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Star Wars fan theories that could actually be true

Disney might own the trademark, but Star Wars belongs to the fans. It was the fans who transformed George Lucas' scrappy sci-fi adventure series into one of the biggest blockbusters of all time. It was the fans who kept the original trilogy alive after The Return of the Jedi, creating new adventures in a galaxy far, far away via tabletop RPGs and turning spin-off novels from curiosities into bona fide hits. They're why we got the prequels, the sequels, and a slate of movies and TV shows that'll take the franchise to 2026 — and beyond.

And so, when official Star Wars materials don't answer explain everything, it doesn't matter — the fans are there. They've pored over every tidbit about Star Wars: Episode IX — The Rise of Skywalker to try and figure out what's coming. They've analyzed every inconsistency and dangling plot thread to figure out what really happened. The following fan theories may not be canon, but it doesn't matter. Star Wars doesn't just exist on the screen. It lives fans' hearts and minds, too.

Palpatine is Anakin's father

In Star Wars: Episode I — The Phantom Menace, Anakin Skywalker's mother, Shmi, tells Qui-Gon Jinn that Anakin doesn't have a father. She woke up one day and boom! She was pregnant. In Star Wars: Episode III — Revenge of the Sith, Palpatine tells Anakin about his former master, Darth Plagueis, who learned how to manipulate the Force in order to create life — and taught Palpatine everything that he knew.

It didn't take much for fans to put two and two together. Anakin may not have been conceived via traditional means, but Palpatine is the closest thing that the boy has to a father, right? At one point, that was George Lucas' plan. The book The Making of Star Wars: Revenge of the Sith contains a screenplay excerpt featuring an exchange between Palpatine and Anakin in which Palpatine outright says, "I arranged for your conception. I used the power of the Force to will the midichlorians to start the cell divisions that created you." A 2018 Marvel comic book shows Palpatine lurking over Shmi, manipulating her womb with dark energy.

But here's the thing: Palpatine's confession was cut from the final film, and the comic leaves just enough wiggle room that it could be symbolic. After all, Rey's power came organically from the Force as Kylo Ren grew stronger. Maybe Anakin's birth was a similar response to Darth Sidious' ascent. Until there's official confirmation of Anakin's dark parentage on-screen, this remains a fan theory — albeit a really, really solid one.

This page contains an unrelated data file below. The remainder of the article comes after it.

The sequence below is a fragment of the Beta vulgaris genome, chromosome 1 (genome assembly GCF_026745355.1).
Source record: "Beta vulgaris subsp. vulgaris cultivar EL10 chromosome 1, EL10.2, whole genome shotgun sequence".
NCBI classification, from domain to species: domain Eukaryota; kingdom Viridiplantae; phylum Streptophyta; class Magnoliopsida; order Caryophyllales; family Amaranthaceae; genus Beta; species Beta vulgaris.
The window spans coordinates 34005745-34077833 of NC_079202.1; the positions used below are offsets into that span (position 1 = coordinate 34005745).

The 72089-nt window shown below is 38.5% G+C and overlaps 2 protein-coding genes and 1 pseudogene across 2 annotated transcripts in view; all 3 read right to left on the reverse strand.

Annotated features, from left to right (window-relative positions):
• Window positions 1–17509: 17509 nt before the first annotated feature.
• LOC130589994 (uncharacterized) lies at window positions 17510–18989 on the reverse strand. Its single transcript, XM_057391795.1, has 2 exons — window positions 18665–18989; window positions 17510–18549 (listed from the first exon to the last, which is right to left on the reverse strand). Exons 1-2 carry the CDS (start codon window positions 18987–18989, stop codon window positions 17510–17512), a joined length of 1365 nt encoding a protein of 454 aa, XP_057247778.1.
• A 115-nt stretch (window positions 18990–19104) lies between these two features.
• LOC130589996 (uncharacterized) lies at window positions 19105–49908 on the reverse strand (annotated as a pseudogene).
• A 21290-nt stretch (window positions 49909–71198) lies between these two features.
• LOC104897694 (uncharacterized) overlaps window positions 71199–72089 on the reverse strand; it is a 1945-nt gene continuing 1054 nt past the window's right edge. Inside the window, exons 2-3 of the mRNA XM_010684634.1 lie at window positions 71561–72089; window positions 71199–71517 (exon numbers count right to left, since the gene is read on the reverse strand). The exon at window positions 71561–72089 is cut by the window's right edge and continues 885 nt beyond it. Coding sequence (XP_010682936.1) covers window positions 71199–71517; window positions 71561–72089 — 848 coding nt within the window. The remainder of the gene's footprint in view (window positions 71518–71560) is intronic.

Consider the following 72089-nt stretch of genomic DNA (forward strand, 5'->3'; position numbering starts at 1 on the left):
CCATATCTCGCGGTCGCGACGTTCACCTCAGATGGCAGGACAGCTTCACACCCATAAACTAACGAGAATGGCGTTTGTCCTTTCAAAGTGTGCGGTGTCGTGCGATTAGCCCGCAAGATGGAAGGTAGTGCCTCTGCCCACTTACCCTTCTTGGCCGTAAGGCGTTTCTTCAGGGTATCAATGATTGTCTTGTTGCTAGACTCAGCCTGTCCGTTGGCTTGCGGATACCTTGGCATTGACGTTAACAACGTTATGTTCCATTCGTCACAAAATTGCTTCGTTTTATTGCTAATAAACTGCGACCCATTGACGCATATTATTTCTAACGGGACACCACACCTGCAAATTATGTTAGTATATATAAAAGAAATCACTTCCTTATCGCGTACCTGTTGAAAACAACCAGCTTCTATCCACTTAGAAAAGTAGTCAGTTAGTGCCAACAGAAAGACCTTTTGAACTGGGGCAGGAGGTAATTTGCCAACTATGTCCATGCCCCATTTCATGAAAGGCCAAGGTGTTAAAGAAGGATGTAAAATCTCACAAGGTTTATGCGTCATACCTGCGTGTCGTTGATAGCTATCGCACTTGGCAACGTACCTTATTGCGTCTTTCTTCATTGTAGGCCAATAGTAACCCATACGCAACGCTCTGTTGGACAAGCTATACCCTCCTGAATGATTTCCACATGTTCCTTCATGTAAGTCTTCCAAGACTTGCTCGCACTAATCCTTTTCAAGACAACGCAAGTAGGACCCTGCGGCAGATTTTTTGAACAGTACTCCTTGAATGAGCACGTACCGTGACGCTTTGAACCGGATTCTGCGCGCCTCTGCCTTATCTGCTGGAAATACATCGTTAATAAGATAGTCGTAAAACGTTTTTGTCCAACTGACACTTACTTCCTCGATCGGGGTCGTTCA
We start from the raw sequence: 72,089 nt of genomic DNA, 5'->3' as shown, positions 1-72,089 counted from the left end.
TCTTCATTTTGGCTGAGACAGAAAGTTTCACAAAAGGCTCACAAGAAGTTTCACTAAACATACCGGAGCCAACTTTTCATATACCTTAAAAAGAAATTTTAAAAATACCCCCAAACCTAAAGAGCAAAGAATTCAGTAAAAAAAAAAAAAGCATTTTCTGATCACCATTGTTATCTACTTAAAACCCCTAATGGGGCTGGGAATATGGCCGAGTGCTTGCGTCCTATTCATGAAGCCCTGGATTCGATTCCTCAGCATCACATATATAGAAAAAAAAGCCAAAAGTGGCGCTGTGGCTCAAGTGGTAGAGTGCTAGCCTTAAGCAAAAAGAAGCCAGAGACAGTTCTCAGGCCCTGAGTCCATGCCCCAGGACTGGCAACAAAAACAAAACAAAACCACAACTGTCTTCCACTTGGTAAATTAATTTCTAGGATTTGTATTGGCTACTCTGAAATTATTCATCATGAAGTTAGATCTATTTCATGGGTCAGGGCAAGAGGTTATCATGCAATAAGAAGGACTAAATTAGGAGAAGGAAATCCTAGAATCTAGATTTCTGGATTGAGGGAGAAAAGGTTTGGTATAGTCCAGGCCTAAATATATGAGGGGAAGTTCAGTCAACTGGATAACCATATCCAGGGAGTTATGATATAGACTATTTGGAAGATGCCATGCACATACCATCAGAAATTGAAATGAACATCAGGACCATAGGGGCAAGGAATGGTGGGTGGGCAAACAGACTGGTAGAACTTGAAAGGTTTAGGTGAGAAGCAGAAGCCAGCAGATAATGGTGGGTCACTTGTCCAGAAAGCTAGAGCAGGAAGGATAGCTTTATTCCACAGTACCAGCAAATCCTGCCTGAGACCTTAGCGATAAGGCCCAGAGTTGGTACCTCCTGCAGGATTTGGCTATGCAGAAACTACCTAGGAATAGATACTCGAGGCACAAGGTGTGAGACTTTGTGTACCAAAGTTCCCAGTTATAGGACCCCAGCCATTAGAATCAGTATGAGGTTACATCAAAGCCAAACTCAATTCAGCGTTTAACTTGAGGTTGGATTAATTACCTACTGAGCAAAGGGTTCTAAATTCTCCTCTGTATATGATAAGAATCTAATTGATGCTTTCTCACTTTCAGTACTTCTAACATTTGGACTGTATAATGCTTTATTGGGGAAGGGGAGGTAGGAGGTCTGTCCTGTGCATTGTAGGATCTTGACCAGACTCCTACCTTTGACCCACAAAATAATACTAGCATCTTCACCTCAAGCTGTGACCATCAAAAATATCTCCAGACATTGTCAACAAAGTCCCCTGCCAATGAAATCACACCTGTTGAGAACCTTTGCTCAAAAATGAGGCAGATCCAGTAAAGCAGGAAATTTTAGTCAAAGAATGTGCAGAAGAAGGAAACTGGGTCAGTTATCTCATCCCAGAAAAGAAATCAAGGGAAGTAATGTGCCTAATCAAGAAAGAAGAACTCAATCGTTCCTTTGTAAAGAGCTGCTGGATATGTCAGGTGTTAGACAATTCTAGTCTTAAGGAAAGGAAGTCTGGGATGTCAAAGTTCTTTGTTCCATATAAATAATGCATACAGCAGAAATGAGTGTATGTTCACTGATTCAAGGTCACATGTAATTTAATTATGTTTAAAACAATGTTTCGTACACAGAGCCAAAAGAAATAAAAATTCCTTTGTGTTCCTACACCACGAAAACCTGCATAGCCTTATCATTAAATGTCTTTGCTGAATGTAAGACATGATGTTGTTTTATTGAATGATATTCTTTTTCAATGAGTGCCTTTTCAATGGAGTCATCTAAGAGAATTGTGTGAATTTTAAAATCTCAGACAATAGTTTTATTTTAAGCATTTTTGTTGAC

Matt Smith plays young Palpatine in The Rise of Skywalker

Emperor Palpatine is back in Star Wars: Episode IX — The Rise of Skywalker. If Sidious' sinister laugh at the end of The Rise of Skywalker's trailer — y'know, right after Luke's voiceover ominously promises that "no one's ever really gone" — didn't clue you in, Empire Magazine's James Dyer got an official confirmation from the man himself, The Rise of Skywalker director J. J. Abrams.

Ian McDiarmid, who played Palpatine in Return of the Jedi and the prequel trilogy, seems set on reprising his iconic role. However, he may not be the only Palpatine that we see. According to a fan theory proposed by The Weekly Planet Podcast (and repeated by Esquire), Doctor Who star Matt Smith might also play a younger version of the former despot in the movie.

In August 2018, Variety reported that Smith would appear in Episode IX, but the actor hasn't been featured in any promotional materials, and Smith denies that he's in the movie. At the same time, official Disney websites list Smith in the cast list. Why keep Smith's role so secret? Some fans think that it's tied to Palpatine's resurrection. Smith could play Palpatine in a flashback. He could be a younger, stronger clone body. He might be someone unrelated who gets possessed by Palpatine's spirit. We don't know quite yet — but if Smith shows up in The Rise of Skywalker flinging Force lightning, we won't exactly be surprised.

Obi-Wan and Darth Vader recognized R2-D2 and C-3PO in the original trilogy